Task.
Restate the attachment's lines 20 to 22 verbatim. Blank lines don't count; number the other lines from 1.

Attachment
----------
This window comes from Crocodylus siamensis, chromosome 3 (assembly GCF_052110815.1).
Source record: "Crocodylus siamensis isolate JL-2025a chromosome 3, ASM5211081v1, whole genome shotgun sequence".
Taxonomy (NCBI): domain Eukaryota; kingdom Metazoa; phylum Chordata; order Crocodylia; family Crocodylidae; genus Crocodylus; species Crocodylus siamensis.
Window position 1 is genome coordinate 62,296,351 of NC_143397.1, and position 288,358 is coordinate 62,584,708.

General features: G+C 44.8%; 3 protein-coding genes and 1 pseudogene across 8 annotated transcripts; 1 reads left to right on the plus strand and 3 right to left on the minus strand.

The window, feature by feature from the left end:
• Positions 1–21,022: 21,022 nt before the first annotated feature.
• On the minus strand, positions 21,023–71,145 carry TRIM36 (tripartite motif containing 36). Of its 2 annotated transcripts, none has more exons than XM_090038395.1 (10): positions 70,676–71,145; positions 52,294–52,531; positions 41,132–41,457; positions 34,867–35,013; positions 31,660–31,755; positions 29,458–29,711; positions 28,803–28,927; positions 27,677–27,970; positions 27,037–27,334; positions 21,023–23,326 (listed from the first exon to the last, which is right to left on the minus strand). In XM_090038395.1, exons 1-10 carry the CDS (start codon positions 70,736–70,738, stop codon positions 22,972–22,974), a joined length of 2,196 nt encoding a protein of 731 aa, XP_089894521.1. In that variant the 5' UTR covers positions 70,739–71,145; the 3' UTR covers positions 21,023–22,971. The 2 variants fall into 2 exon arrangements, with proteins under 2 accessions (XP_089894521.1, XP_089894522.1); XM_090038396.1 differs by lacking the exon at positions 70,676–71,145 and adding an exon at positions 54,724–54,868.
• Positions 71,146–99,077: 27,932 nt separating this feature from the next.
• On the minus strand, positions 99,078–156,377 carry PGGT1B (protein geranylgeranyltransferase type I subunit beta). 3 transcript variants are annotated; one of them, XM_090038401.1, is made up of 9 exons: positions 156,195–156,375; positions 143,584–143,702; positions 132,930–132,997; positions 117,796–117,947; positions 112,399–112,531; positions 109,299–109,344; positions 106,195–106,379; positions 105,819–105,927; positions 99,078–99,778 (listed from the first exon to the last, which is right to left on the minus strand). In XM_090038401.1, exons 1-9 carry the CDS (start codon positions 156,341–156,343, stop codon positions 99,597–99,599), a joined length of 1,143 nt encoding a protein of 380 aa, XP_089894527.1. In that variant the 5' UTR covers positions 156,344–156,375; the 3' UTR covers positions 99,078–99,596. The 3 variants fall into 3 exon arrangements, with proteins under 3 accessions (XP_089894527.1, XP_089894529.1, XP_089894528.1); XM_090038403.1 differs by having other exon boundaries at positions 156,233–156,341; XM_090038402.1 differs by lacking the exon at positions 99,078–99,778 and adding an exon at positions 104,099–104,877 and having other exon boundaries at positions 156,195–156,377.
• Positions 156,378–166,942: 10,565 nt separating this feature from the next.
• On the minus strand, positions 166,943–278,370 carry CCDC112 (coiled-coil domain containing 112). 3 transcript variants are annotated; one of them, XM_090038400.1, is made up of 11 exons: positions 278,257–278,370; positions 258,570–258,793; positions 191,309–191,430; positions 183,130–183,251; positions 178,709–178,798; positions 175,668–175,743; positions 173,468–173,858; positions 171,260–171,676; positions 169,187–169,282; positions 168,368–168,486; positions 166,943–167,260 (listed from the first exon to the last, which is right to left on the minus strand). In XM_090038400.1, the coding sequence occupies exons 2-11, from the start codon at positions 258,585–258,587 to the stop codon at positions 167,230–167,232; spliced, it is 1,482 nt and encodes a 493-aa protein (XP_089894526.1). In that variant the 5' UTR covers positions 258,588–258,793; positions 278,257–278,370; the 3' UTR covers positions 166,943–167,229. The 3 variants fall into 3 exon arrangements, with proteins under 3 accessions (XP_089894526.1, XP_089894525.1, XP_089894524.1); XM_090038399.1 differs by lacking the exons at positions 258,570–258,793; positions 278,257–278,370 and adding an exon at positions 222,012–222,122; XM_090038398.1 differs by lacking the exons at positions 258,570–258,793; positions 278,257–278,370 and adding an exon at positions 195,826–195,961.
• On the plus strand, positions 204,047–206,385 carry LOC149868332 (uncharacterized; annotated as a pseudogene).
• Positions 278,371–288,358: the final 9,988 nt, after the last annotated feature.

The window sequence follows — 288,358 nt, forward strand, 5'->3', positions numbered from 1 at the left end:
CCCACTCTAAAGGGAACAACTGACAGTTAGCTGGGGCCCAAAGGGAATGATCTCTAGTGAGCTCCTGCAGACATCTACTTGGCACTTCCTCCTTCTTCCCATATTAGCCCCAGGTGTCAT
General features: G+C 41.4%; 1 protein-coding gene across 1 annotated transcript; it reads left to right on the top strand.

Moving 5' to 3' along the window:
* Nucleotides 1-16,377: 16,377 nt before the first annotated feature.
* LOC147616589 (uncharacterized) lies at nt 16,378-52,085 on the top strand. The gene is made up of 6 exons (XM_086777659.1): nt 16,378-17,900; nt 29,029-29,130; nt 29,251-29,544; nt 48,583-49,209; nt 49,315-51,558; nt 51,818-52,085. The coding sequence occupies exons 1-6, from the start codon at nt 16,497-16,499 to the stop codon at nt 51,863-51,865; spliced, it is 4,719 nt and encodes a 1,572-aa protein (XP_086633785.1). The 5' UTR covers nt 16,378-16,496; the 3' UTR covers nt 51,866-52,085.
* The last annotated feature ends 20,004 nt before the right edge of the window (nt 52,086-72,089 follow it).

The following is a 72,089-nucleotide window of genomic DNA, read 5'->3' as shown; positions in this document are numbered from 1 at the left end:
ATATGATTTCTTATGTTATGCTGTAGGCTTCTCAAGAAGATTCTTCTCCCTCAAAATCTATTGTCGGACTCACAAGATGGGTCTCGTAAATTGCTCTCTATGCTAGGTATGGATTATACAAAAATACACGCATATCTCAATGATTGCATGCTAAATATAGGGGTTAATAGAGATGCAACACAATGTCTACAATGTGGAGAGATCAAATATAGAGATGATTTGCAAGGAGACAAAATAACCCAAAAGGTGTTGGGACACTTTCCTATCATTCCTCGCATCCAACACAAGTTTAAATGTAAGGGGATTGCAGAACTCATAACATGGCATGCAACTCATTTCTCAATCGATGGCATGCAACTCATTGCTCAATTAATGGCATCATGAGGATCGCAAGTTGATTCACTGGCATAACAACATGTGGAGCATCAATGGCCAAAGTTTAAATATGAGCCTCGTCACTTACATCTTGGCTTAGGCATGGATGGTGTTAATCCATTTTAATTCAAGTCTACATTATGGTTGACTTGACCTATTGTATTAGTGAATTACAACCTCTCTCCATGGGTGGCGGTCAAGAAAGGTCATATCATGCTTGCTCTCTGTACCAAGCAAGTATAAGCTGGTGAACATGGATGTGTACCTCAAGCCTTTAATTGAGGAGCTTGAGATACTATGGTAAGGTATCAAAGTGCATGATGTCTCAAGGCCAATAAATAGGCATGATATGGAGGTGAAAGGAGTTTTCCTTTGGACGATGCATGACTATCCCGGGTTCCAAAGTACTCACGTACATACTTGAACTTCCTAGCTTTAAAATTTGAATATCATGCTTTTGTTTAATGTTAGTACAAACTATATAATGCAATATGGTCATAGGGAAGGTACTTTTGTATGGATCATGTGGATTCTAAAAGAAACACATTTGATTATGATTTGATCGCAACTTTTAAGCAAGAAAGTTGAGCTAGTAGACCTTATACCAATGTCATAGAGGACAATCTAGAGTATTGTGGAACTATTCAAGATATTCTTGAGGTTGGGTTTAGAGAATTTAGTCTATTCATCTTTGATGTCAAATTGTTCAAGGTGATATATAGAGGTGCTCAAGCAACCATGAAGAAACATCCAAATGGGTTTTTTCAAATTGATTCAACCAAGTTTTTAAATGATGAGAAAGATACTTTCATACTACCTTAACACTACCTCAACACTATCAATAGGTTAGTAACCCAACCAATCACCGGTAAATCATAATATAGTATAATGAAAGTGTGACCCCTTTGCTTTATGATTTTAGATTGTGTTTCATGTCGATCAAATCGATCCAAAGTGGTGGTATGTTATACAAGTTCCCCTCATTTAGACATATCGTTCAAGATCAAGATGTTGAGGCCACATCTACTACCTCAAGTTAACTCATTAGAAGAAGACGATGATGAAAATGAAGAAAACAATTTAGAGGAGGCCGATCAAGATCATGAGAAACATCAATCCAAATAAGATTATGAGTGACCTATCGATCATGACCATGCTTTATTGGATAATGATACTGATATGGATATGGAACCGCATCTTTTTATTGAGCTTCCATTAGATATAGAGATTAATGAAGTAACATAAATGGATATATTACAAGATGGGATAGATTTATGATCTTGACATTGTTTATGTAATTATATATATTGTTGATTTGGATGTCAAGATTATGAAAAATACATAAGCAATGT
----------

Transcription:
* LOC147616589 (uncharacterized) lies at nt 16,378-52,085 on the top strand. The gene is made up of 6 exons (XM_086777659.1): nt 16,378-17,900; nt 29,029-29,130; nt 29,251-29,544; nt 48,583-49,209; nt 49,315-51,558; nt 51,818-52,085. The coding sequence occupies exons 1-6, from the start codon at nt 16,497-16,499 to the stop codon at nt 51,863-51,865; spliced, it is 4,719 nt and encodes a 1,572-aa protein (XP_086633785.1). The 5' UTR covers nt 16,378-16,496; the 3' UTR covers nt 51,866-52,085.
* The last annotated feature ends 20,004 nt before the right edge of the window (nt 52,086-72,089 follow it).

The following is a 72,089-nucleotide window of genomic DNA, read 5'->3' as shown; positions in this document are numbered from 1 at the left end: